77. Pricing Your Work
At some point in your evolution as a ceramic artist you are going to think of selling something you’ve made. Perhaps your Ceramics Department holds a Christmas Sale, or maybe someone has simply fallen in love with one of your pieces and offers to buy it. The subject of price will come up. At first it’s not really much of a business calculation. You’re a student, after all, and business doesn’t really have much to do with it. Maybe you really need some money. Maybe just the idea of selling your art is the reward. Whatever your reasons, your initial prices are bound to be fairly low. That’s fine, but eventually you’re going to have to really study the issues surrounding price. I’d like to skim through a few ideas for you now.
First, price really doesn’t bear much relationship to cost. If you work inefficiently, use unnecessarily expensive materials, and have a high breakage rate, that doesn’t mean you can price your coffee cups the same as other people’s teapots. It means you need to correct those problems and bring your costs down. People are buying pots, not sob stories.
Second, people need to understand your prices. For instance, “Why does this mug cost more than that pitcher?” You may see more value in the mug than in the pitcher but why? Is the mug extra fabulous? Maybe it should be set aside to enter in shows or sell through a gallery. Does the pitcher have some sort of non-fatal flaw? Maybe you should label it, “As is,” or “Second.”
Third, it’s better to sell a lot of pots slightly under-priced than only a couple overpriced. There’s a truism from Japanese baseball, “It’s better to hit four singles than a home run and three outs.”
Fourth, customer demand counts for a lot. If you sell out at a Fair or Gallery Show, your prices were too low. Period. If you sell little or nothing, either your prices were too high, or you showed your work poorly, or you showed it to the wrong audience. Study your audiences carefully. Switch venues.
Fifth, if you price things too low people get suspicious. They look for hidden flaws and, failing to find them, they veer off. Would you buy a two dollar a quart brand of vodka?
Sixth, price by type and size, and perhaps, decorative intensity. People understand that large costs more than small, intricate more than simple. Find a benchmark piece and price, then work up or down from there.
Seventh, time costs. How much is it worth to you to stay up half the night individually pricing each pot? Why not have a standard cup price and a few legible signs that can be read from a distance? Also, whether or not you price to the nearest five dollars, in whole dollar amounts, or with the classic “…and ninety-five cents” ploy, how much time are you going to spend processing each purchase? That third or fourth customer in line might just change their mind, set the pot down, and leave. Sometimes the situation calls for a leisurely approach, but be prepared to rush gracefully, too.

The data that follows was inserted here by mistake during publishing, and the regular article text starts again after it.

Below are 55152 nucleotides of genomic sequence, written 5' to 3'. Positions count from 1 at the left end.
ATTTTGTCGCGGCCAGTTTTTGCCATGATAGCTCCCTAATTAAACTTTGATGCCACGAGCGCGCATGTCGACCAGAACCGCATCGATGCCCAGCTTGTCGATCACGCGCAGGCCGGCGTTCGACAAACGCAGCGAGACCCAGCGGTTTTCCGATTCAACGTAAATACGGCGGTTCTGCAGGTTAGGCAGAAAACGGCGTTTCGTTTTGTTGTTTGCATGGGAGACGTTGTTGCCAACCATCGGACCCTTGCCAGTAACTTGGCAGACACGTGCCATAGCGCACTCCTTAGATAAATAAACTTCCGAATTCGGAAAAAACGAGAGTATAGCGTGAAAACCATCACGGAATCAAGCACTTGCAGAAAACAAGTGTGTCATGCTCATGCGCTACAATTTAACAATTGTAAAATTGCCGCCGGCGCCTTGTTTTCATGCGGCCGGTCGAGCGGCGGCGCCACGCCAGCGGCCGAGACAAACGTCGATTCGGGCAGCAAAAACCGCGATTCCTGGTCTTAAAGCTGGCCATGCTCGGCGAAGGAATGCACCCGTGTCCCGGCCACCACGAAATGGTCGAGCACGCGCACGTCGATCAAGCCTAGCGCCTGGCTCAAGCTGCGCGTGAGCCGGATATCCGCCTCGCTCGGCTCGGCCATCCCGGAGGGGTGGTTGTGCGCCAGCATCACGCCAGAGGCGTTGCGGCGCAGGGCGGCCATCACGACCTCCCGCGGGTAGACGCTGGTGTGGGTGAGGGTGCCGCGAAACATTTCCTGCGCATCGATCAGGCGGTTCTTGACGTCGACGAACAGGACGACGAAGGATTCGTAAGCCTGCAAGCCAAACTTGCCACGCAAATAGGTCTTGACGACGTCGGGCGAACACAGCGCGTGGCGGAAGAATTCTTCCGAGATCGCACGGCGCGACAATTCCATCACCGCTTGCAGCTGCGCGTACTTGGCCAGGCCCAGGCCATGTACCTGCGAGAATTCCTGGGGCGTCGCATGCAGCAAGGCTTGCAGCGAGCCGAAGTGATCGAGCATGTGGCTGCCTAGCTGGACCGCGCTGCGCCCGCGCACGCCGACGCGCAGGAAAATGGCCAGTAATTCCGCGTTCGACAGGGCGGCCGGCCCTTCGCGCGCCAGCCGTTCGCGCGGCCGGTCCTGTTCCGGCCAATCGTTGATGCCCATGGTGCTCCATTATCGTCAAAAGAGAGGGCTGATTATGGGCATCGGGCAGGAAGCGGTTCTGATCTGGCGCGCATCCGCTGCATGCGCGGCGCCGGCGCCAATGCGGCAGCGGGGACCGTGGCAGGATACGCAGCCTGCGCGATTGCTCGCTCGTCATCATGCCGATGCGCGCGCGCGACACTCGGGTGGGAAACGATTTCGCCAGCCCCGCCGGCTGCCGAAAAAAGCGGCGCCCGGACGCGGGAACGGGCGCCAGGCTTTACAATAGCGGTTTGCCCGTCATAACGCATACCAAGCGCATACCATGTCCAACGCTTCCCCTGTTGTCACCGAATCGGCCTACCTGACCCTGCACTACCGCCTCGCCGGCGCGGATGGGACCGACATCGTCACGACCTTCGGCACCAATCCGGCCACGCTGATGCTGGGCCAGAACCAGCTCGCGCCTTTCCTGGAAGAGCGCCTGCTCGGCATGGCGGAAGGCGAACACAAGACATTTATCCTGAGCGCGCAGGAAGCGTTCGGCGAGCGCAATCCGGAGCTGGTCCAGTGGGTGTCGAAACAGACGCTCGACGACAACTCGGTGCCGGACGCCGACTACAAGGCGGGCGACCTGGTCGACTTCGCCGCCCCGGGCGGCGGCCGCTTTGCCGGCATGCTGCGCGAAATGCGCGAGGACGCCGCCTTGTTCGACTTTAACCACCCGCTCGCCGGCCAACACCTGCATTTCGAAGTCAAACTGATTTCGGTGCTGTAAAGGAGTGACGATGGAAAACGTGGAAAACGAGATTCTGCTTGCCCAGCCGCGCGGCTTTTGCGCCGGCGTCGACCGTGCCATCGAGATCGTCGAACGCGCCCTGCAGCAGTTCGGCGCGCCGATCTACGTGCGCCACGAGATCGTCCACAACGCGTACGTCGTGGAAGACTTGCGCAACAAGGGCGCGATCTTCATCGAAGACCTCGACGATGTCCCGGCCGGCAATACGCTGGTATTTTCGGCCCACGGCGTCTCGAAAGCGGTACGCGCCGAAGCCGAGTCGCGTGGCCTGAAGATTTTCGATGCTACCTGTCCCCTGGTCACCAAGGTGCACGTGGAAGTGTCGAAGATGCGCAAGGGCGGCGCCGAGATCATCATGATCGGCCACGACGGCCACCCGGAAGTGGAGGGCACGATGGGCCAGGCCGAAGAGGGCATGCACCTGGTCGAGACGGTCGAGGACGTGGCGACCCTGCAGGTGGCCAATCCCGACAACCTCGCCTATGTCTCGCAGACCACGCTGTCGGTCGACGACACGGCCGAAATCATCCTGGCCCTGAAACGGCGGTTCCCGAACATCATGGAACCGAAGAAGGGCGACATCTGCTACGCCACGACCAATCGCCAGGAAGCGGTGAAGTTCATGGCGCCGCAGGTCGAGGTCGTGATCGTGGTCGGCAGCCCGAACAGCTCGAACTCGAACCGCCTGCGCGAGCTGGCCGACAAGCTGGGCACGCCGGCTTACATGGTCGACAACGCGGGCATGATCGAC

Eighth, who is your competition? If the other potters have prices similar to yours you’ll probably be okay. Again, it’s more about not confusing the customers than anything else. On the other hand, experience may have helped them choose their “price points,” and you might as well gain what you can from their experience.
Ninth, be realistic about your inventory. I don’t really think of myself as being in direct competition with other potters. My mugs, etc., are unique and draw buyers without regard to the work (or prices) of nearby potters. Still, a better potter deserves to get better prices for their work. If that better potter is also under-pricing you, you’re in trouble. Lower your prices, or sell to different audiences, or learn to be happy with your current level of sales.
Tenth, don’t get desperate. Customers are easily frightened and have been trained in our culture to have purely emotionless buying experiences. They can detect that you are desperate for the money to make the rent, or get your vehicle repaired, or whatever. The scent of doom around you will drive many people away before they’ve even had a chance to really look at your work. Be cheerful, friendly, and light-hearted. Fake it if you must. Likewise, never give the impression that you don’t want to be bothered. Polite people will leave you alone.
Eleventh, presentation matters a lot. Do what you can to look like a valuable person who makes valuable objects. I once observed a gallery clerk in Santa Fe benignly selling a very expensive rug to a German couple. They had questions for which he had few answers, but he looked expensive himself. He fit the part of a person selling expensive art objects. His looks made the rug seem worth the asking price.
I’m sure there’s more, but the point is, price is not simple. Selling at all is not simple. Selling something that you’ve worked hard to make can be horrendous. Start observing the process before you’re in the thick of it yourself. And stay cheerful. After all, the day of the sale is your payday. Do everything you can to make it a good one.
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